My Story: How I Became An Artist

I’ve wanted to be an artist ever since I can remember. As a child, markers, paints and fresh paper brought me far more joy than any Barbie or hot new toy could have. Art and creativity were woven into the very fibre of my being – so it makes sense, then, that my parents named me Abigail Rebecca Truman, my initials very fittingly spelling out “A.R.T.” In every store I went to, the first place I wanted to go was the art supply or stationery section. And any money that I saved up was (you guessed it) spent on new pens or glitter or sketchbooks. I was a shy, worried child, and art became my escape. In Elementary school, there was a girl whom I admired who could sit down and draw ridiculously beautiful drawings right from the depths of her imagination. I begged her to teach me how to draw, and while the other children were playing tag and running on the playground, each and every day, without fail, I sat quietly with her in a corner and painstakingly drew figures and poses and learned and absorbed whatever I could. This sparked a fire inside me: a true passion for creativity and learning and art. This passion never burnt out, and I ended up taking art classes in high school. My art classroom became a safe haven that I could rely upon no matter what else was happening in my life.

When it came time to go to university, I still felt passionate about pursuing art. However, I had also been told by many that I couldn’t create a “real career” in art. All those years of being a quiet, shy, bookworm of a student had led to me getting high grades and the praises of all of my teachers who told me that I could go so much further in life, so I was convinced I had to do something that would better pay the bills and live up to what everyone else thought I should do. Not wanting to give up my passion for art completely, though, I enrolled in what I felt was the best compromise: Art Education. I would study to become a high school art teacher, mimicking the figure who had had such a profound impact on me during my own high school years.

I thrived in the Art Education program, and my professors were very pleased with my work. I was even chosen as the only student in the entire department to be awarded a special scholarship based on the opinion that I had what it takes to become an exemplary art teacher. And then I lived happily ever after, right?

Wrong. You see, for my entire life, starting as a young child, I suffered from bad general and social anxiety. Years of childhood abuse worsened the anxiety, compounding it each and every year until, by the time I got to university, it had snowballed into a severe anxiety disorder. I tried to ignore it for a while, and then I battled it for a while. And being in the Art Education program, even though I was good at it, and it was fulfilling, and everybody was happy with me, made my anxiety unbearable. You see, I was terrified of public speaking, terrified of getting up in front of a classroom and having to talk, and most of all, I was terrified of doing my practicum – of having someone watch me and judge my ability to stand up in front of a group and teach. It led to worry, which worsened into anxiety, which burst into panic attacks of a gigantic proportion. In a desperate attempt to fix what was happening, I started seeing a psychiatrist. But it was no use… I just couldn’t continue onto a career where each and every day would cause me anxiety. So, with just one year to go before graduation, and after all that hard work, I switched programs.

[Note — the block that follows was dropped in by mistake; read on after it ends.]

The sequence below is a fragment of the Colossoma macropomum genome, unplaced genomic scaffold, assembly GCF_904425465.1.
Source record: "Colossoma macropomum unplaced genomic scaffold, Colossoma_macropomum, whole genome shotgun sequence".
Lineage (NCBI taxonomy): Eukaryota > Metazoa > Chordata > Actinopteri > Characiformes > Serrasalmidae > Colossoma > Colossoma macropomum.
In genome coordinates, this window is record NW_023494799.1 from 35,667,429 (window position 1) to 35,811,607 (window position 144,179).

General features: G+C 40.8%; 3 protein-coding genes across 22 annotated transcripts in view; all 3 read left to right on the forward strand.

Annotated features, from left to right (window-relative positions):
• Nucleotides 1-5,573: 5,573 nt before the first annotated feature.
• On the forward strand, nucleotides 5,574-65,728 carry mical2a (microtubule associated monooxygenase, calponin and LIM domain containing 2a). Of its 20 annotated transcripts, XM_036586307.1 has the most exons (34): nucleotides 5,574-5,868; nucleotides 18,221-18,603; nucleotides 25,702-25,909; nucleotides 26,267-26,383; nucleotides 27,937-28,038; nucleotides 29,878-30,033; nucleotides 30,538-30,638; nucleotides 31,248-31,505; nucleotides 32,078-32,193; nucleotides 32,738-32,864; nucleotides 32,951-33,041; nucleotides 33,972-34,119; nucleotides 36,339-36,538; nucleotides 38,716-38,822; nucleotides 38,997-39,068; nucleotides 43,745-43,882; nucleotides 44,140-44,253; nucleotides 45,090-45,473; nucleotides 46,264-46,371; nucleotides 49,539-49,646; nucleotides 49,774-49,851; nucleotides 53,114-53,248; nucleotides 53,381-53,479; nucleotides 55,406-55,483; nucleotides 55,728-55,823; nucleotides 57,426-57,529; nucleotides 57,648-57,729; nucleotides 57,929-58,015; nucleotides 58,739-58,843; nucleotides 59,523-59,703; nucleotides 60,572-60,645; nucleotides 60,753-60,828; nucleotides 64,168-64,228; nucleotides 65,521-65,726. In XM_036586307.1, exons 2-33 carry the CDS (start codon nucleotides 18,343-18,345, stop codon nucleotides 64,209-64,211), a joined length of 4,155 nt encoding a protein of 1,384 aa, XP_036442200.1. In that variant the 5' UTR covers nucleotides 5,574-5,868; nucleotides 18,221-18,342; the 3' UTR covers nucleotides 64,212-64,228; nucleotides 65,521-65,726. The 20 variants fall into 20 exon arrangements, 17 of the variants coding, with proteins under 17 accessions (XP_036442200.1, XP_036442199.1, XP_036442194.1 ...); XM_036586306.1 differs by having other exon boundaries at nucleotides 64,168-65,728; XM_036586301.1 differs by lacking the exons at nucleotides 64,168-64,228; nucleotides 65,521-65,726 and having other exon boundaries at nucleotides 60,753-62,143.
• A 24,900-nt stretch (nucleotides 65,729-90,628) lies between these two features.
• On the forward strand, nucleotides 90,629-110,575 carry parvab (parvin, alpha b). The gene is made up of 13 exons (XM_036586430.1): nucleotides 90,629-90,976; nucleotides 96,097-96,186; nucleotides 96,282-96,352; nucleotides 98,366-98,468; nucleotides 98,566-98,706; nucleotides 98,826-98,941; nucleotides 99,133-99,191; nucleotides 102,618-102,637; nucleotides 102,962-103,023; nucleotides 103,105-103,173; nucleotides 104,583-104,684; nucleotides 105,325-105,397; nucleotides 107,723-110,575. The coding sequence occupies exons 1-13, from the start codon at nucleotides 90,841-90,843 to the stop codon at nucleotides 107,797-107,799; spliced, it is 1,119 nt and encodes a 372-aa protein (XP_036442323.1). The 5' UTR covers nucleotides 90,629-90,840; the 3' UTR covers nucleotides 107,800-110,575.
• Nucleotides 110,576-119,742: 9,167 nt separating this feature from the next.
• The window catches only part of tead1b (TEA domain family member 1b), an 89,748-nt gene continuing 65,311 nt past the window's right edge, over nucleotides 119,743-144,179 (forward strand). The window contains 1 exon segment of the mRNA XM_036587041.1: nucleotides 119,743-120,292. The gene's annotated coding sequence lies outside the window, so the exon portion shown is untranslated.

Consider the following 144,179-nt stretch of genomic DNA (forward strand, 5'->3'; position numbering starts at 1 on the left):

I still loved art – all those years of anxiety and panic had seen art-making as my escape, my solitude. But I had spent over four years in university building up credits for an Art Education degree that I could now no longer complete. Switching into Visual Arts would have meant that most of those courses wouldn’t count. Luckily for me, during my AE courses, I had been forced to take mandatory Art History classes, and I had fallen in love. While I didn’t get to actually make art in those courses, Art History taught me the fundamentals and intricacies of art throughout the ages, what makes art the way it is, and what makes art such an integral and indispensable part of society. I grew to love art even more than I ever did before, and I honed my appreciation of it to the depths of what it is and what it has always meant. Studying Art History gave me new avenues to explore in my own art-making and helped me to grow not only as an artist, but as an individual. I ended up graduating with my degree in Art History, and I couldn’t be happier with the decision.

After I graduated, like most of my peers I was searching for what to do next. What would my career be? What should I do with my life? My dream was still to be an artist professionally, but there was still the ever-present judgment that I should use my education and hard-earned degree to enter into a stable, “real” career. I wasn’t quite sure what to do – return for a Masters degree? Try to get a government job related to my Art History qualifications?